Adam tells us that Jamal has been the choreographer on all the Step Up movies (now I know who to send the flowers to) and he shouts out the weird choreo on this routine. He does say the routine was bigger than the dancers a bit. Mary found it "a bit labored," but she really liked Russell's work, and compliments Noelle for not appearing to be injured. Con...grats? Nigel (after making a sad and labored Andy Roddick joke) didn't think either of them kept up, but Noelle's the one who could be in trouble.
Jakob and Ashleigh are next, and they've bonded over their shared tendency to over-sweat, Girl, I feel you there. They'll be doing a Viennese Waltz with Tony Meredith and the formidable Melanie LaPatin. The gimmick is that it's a wedding dance, which isn't much of a stretch for a waltz, but which gives us many an opportunity to be reminded that Ash is married. She's married, you guys! In other news that's not news, I love Jakob. So, you know. I guess my trademark neutrality will have to take a back seat here.
They appear onstage in full wedding garb, dancing to Etta James's "At Last," which is a cliché but actually works in this context. They're tremendously well-suited to each other as partners, and that's particularly apparent here. Jakob's lines and extensions continue to knock me out -- Fred Astaire comparisons are trite and easy, especially when the dancer in question is wearing a black tie and tails like Jakob is here, but the poise and the fluidity really bring Astaire to mind. He also throws in a lightning quick split-leg leap that defies most laws of physics. Ashleigh rocks it out on a couple spins near the end where she is almost flat on her back while Jakob twirls her around. It's gorgeous to watch.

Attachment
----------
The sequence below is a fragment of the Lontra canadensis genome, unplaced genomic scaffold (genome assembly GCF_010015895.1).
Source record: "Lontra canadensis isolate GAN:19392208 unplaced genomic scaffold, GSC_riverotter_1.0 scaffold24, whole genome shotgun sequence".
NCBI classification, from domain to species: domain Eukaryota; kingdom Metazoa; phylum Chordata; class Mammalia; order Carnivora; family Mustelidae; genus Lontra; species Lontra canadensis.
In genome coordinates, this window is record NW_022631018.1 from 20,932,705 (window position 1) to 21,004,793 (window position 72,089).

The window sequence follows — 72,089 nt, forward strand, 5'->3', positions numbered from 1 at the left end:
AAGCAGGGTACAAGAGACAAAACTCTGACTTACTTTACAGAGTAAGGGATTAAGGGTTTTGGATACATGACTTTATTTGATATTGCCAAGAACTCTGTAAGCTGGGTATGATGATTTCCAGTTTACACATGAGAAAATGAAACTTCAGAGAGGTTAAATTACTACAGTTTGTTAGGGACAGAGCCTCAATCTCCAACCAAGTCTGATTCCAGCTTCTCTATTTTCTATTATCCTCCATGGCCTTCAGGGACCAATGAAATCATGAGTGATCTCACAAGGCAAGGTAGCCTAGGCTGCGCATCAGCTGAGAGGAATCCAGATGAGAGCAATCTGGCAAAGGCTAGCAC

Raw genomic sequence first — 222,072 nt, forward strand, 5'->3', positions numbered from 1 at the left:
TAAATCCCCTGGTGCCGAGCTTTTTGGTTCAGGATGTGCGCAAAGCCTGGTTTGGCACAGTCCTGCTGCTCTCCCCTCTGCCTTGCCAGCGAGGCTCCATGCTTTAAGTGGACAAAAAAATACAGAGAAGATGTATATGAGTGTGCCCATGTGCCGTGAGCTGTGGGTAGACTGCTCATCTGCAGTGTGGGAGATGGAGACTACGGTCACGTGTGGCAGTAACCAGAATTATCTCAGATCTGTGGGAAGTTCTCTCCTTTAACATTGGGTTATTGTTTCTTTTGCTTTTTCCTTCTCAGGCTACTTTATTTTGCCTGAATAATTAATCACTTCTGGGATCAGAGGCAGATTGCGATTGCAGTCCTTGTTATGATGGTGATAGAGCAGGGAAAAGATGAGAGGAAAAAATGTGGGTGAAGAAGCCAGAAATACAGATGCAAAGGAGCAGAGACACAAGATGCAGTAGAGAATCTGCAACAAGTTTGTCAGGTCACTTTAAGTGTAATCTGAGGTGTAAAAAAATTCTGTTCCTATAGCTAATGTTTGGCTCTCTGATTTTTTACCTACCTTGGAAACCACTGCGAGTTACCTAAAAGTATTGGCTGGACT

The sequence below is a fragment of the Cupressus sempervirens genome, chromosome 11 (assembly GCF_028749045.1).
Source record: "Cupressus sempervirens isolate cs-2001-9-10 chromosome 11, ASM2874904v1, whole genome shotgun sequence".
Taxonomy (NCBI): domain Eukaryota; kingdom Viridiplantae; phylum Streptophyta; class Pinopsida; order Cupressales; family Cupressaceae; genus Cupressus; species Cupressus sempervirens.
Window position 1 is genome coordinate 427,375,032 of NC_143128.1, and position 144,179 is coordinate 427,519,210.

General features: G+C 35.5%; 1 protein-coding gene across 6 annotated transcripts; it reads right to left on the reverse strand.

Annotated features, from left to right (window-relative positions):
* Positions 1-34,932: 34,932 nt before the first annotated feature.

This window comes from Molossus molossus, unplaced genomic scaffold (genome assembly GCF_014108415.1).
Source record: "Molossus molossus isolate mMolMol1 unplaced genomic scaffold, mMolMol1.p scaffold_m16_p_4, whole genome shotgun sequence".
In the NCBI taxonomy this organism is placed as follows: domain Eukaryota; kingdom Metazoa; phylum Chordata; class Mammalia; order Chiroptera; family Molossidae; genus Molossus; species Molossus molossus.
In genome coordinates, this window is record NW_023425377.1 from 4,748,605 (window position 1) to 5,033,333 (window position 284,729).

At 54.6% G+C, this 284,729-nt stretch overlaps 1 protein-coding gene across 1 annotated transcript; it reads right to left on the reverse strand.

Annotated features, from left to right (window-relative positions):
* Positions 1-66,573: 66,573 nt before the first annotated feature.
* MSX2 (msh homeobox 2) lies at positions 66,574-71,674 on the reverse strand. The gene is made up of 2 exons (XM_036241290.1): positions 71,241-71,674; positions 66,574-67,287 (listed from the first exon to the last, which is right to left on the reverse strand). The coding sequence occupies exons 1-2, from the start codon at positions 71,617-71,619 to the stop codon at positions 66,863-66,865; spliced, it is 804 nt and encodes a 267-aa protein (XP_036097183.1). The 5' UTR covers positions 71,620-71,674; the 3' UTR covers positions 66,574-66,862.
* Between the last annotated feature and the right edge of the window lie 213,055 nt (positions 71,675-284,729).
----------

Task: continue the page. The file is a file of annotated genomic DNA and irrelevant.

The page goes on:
Adam is madly in love with them, and since he can find no fault with them, he takes the incredibly rare opportunity to give notes to the choreographers. This is kind of why I love Adam, because nobody else really dares to do this. He says the routine could have done with fewer lifts (or Jakob's leap, which Adam calls something completely French and I will love you forever if you could tell me what it is). I get what he's saying, but in the context of a show where you're playing to the audience, a straight waltz may not be enough, so I appreciate what Tony and Melanie tried to do. Mary is actually able to nitpick Jakob on some of his footwork, and I do see it. Mary should only be able to speak after the ballroom routines -- she actually sounds like an expert when she has specific critiques to make rather than random shrieking. Nigel makes a brief note about Ashleigh's arm-work but in general he thought they were wonderful.